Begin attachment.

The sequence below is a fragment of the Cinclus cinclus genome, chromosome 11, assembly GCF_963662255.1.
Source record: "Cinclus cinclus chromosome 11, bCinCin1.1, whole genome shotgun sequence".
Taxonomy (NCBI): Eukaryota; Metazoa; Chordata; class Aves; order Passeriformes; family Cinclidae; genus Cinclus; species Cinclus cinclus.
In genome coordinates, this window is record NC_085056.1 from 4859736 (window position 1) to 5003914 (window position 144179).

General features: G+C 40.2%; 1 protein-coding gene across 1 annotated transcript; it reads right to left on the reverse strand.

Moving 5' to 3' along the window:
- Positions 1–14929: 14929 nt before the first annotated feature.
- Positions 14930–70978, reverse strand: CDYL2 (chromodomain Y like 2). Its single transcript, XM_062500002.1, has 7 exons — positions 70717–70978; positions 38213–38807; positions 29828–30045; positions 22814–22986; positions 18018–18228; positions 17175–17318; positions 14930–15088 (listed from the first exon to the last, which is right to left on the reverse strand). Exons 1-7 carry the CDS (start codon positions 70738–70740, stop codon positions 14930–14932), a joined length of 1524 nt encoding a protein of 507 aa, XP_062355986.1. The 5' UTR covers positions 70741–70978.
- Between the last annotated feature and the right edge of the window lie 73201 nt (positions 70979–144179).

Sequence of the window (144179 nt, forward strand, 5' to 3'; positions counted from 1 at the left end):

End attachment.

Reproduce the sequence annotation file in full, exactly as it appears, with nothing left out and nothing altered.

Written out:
The sequence below is a fragment of the Cinclus cinclus genome, chromosome 11, assembly GCF_963662255.1.
Source record: "Cinclus cinclus chromosome 11, bCinCin1.1, whole genome shotgun sequence".
Taxonomy (NCBI): Eukaryota; Metazoa; Chordata; class Aves; order Passeriformes; family Cinclidae; genus Cinclus; species Cinclus cinclus.
In genome coordinates, this window is record NC_085056.1 from 4859736 (window position 1) to 5003914 (window position 144179).

General features: G+C 40.2%; 1 protein-coding gene across 1 annotated transcript; it reads right to left on the reverse strand.

Moving 5' to 3' along the window:
- Positions 1–14929: 14929 nt before the first annotated feature.
- Positions 14930–70978, reverse strand: CDYL2 (chromodomain Y like 2). Its single transcript, XM_062500002.1, has 7 exons — positions 70717–70978; positions 38213–38807; positions 29828–30045; positions 22814–22986; positions 18018–18228; positions 17175–17318; positions 14930–15088 (listed from the first exon to the last, which is right to left on the reverse strand). Exons 1-7 carry the CDS (start codon positions 70738–70740, stop codon positions 14930–14932), a joined length of 1524 nt encoding a protein of 507 aa, XP_062355986.1. The 5' UTR covers positions 70741–70978.
- Between the last annotated feature and the right edge of the window lie 73201 nt (positions 70979–144179).

Sequence of the window (144179 nt, forward strand, 5' to 3'; positions counted from 1 at the left end):